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Employer terminates new hires for "preventable" injuries

Questionable employment policies were recently highlighted in a ruling made by a workers' compensation board, which was affirmed in an appeals court after the employer requested that the decision be revisited. According to the case, probationary policies for new employees may be considered discriminatory as well as anti-worker if they include provisions that allow the company to terminate a new employee's position after suffering a "preventable" workplace injury.

The New York Workers' Compensation Board ruled that such policies are in direct conflict with workers' compensation laws because they dissuade employees from reporting injuries that they could otherwise seek compensation for. This is because the company gives itself the ability to determine if an injury is preventable or not, as C&S Wholesale Grocers did in the case of at least one of its employees. The company distributes to grocers and supermarket chains throughout the nation with almost two dozen warehouses across the country.

The employee who was allegedly discriminated against was working in one of these warehouses as an order selector, using a motorized pallet jack to move products around the facility. When he injured his foot, the man reported it to his employer and took a few days off work. He sought medical treatment and when he returned to work, his position was terminated because the company decided that it was a preventable accident. The man was just seven days short of completing his 90-day probationary period, which would have barred the company from firing him.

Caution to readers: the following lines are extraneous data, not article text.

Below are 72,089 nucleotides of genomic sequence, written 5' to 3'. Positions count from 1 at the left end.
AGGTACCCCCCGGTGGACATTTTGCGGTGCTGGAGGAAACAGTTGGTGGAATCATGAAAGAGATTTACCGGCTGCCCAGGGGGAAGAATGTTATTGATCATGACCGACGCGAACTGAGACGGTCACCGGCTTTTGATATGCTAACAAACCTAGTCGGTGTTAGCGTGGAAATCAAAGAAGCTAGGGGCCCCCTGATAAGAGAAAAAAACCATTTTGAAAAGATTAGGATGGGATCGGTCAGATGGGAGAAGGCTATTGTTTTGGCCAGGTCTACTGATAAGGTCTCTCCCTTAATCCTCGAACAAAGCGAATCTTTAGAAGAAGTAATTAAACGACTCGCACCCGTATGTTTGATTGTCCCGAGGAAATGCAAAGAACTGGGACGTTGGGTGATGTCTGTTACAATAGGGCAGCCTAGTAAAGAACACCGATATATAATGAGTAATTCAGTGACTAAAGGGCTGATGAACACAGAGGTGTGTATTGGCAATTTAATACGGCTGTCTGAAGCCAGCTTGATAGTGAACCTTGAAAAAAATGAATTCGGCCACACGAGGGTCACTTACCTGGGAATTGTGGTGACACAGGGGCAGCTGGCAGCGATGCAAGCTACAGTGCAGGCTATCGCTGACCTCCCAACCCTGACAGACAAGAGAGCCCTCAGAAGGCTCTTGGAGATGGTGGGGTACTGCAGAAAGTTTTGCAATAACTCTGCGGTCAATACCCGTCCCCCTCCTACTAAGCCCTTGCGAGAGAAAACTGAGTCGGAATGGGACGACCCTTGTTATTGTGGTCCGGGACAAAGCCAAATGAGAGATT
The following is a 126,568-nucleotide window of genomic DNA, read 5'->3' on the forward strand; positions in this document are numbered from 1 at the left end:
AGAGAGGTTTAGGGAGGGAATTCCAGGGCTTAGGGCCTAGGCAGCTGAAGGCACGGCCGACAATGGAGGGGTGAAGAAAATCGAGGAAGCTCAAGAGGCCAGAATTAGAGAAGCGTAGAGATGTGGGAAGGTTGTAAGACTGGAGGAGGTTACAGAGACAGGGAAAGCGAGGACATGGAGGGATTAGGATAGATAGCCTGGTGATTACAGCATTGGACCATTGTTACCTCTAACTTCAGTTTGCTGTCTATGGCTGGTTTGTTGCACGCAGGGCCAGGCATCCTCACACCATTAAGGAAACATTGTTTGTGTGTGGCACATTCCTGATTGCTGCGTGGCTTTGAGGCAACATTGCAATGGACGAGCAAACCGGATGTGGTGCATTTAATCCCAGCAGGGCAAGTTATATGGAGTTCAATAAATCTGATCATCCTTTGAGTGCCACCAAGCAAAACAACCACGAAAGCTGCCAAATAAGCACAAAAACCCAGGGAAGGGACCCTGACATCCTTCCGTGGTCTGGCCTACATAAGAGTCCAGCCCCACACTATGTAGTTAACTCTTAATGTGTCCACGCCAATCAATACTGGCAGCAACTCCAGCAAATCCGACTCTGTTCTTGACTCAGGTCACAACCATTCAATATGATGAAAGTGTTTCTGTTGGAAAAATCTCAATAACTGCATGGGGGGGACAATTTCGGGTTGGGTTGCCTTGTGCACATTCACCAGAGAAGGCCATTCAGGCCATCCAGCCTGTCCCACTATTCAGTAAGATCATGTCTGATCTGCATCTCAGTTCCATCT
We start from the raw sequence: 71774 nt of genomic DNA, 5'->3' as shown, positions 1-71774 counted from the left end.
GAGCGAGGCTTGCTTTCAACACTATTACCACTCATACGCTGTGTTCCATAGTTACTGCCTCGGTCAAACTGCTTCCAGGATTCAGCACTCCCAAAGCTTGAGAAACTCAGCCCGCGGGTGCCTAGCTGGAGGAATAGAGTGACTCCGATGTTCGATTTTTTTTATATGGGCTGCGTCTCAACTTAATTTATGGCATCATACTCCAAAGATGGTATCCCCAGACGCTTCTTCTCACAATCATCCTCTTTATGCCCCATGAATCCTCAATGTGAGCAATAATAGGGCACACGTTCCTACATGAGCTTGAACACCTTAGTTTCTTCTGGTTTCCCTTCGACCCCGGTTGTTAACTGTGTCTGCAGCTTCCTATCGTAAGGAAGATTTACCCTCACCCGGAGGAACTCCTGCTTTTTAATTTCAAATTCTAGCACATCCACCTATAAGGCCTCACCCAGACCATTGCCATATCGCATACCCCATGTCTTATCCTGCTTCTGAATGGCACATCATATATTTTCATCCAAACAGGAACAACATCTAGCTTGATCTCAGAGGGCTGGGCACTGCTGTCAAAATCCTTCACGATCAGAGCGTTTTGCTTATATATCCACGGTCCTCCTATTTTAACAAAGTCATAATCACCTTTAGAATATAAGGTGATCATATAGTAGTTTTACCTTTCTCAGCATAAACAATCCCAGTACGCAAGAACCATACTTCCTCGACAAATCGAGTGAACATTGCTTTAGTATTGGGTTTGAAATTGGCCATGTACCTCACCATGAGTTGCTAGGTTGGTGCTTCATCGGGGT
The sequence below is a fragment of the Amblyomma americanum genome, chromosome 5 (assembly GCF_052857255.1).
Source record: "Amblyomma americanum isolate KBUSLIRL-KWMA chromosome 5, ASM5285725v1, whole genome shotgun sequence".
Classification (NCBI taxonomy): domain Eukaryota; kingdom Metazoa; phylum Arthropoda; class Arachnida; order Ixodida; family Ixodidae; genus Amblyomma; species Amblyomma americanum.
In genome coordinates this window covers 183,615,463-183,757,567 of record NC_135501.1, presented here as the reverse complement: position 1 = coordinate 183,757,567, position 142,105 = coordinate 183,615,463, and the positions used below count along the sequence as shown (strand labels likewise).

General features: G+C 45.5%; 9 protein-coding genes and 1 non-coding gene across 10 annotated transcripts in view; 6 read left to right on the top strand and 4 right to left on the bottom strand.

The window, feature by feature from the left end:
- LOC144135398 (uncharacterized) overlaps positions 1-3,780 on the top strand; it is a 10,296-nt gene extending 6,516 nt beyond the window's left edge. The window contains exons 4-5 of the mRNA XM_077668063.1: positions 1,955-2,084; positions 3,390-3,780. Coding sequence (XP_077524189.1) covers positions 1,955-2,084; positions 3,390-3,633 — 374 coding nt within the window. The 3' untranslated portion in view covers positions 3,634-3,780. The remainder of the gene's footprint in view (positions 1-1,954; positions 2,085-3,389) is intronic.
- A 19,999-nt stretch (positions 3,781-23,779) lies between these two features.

After being fired, the man decided to apply for workers' compensation benefits and filed a complaint against the company for discrimination. According to his complaint, the man was fired in retaliation for his benefits claim. A judge agreed and the workers' compensation board affirmed the decision. When it was appealed, the panel of judges found in favor of the man as well. The policy will no longer be allowed. Though this case did not happen in Florida, it is important to note that discriminatory policies can affect workers' rights to compensation after an injury. If you have been injured, ask for the advice of an attorney as soon as possible.

Source:  Courthouse News Service, "Workers' Comp Policy Harmed Newer Hires" Marlene Kennedy, Jul. 09, 2013

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